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zaparo in a sentence

1. The frog Allobates zaparo is not poisonous, but mimics the appearance of other toxic species in its locality, a strategy that may deceive predators.

2. Jolkesky (2016) notes that there are lexical similarities with the Kunza, Leko, Mapudungun, Mochika, Uru-Chipaya, Zaparo, Arawak, Kandoshi, Muniche, Pukina, Pano, Barbakoa, Cholon-Hibito, Jaqi, Jivaro, and Kawapana language families due to contact.

3. Allobates zaparo is not poisonous, but mimics the appearance of two different toxic species with which it shares a common range in an effort to deceive predators.

4. The oldest surviving Zaparo-speaker is a man, about 80 years old, Pedro Ernesto Santi.

5. Jolkesky (2016) notes that there are lexical similarities with the Arawa, Bora-Muinane, Guahibo, Harakmbet-Katukina, Harakmbet, Katukina-Katawixi, Irantxe, Jaqi, Karib, Kawapana, Kayuvava, Kechua, Kwaza, Leko, Macro-Jê, Macro-Mataguayo-Guaykuru, Mapudungun, Mochika, Mura-Matanawi, Nambikwara, Omurano, Pano-Takana, Pano, Takana, Puinave-Nadahup, Taruma, Tupi, Urarina, Witoto-Okaina, Yaruro, Zaparo, Saliba-Hodi, and Tikuna-Yuri language families due to contact.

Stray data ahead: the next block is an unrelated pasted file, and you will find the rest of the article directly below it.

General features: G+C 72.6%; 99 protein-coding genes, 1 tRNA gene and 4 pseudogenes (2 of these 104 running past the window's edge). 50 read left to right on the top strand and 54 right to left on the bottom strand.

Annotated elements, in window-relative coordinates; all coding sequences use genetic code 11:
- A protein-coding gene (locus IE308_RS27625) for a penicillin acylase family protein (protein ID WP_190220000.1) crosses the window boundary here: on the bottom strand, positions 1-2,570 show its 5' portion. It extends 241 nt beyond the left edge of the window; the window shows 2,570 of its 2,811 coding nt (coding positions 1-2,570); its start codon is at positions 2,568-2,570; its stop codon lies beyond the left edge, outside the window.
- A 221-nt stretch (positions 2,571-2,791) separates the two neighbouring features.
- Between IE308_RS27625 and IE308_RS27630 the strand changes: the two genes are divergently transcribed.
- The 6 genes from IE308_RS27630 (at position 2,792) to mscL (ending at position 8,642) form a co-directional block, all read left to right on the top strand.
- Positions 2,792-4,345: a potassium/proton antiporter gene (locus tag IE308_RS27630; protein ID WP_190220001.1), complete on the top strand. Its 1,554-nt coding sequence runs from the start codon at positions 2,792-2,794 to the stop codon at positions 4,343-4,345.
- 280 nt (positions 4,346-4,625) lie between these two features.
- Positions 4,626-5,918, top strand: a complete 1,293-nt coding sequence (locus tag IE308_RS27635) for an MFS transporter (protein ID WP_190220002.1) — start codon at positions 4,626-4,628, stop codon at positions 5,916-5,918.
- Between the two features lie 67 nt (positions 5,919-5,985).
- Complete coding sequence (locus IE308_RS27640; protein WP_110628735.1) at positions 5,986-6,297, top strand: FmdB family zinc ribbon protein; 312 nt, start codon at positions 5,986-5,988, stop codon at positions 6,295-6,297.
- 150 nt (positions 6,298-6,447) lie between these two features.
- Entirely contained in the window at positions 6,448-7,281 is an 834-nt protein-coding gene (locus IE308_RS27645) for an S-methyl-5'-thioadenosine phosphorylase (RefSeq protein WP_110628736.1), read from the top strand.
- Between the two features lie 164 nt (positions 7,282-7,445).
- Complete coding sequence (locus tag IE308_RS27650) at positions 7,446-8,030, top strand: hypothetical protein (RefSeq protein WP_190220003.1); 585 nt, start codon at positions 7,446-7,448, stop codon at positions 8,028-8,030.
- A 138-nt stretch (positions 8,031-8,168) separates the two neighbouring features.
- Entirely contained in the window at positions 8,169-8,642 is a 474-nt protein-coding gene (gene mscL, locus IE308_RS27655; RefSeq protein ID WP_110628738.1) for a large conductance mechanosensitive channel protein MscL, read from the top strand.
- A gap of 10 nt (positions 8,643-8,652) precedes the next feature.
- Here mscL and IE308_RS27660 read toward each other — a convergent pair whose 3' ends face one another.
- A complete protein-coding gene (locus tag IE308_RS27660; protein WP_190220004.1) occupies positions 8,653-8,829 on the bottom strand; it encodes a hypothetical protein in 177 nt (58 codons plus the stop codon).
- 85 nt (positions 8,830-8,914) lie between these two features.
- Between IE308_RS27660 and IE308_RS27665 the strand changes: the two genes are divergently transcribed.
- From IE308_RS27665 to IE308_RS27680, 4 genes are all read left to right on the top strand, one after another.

6. Very few people have some command of Zaparo, and those are elderly and isolated.

7. Zaparo phonology is relatively simple, with only four vowels and 15 consonants.

8. Among those, Arabela is most closely related to Zaparo (the only one still spoken), Andoa and Conambo.

9. Jolkesky (2016) notes that there are lexical similarities with the Urarina, Arawak, Zaparo, and Leko language families due to contact.

10. The sanguine poison frog or Zaparo's poison frog (Allobates zaparo;

11. Saparo–Yawan (Zaparo–Yaguan, Zaparo–Peba) is a language family proposal uniting two small language families of the western Amazon.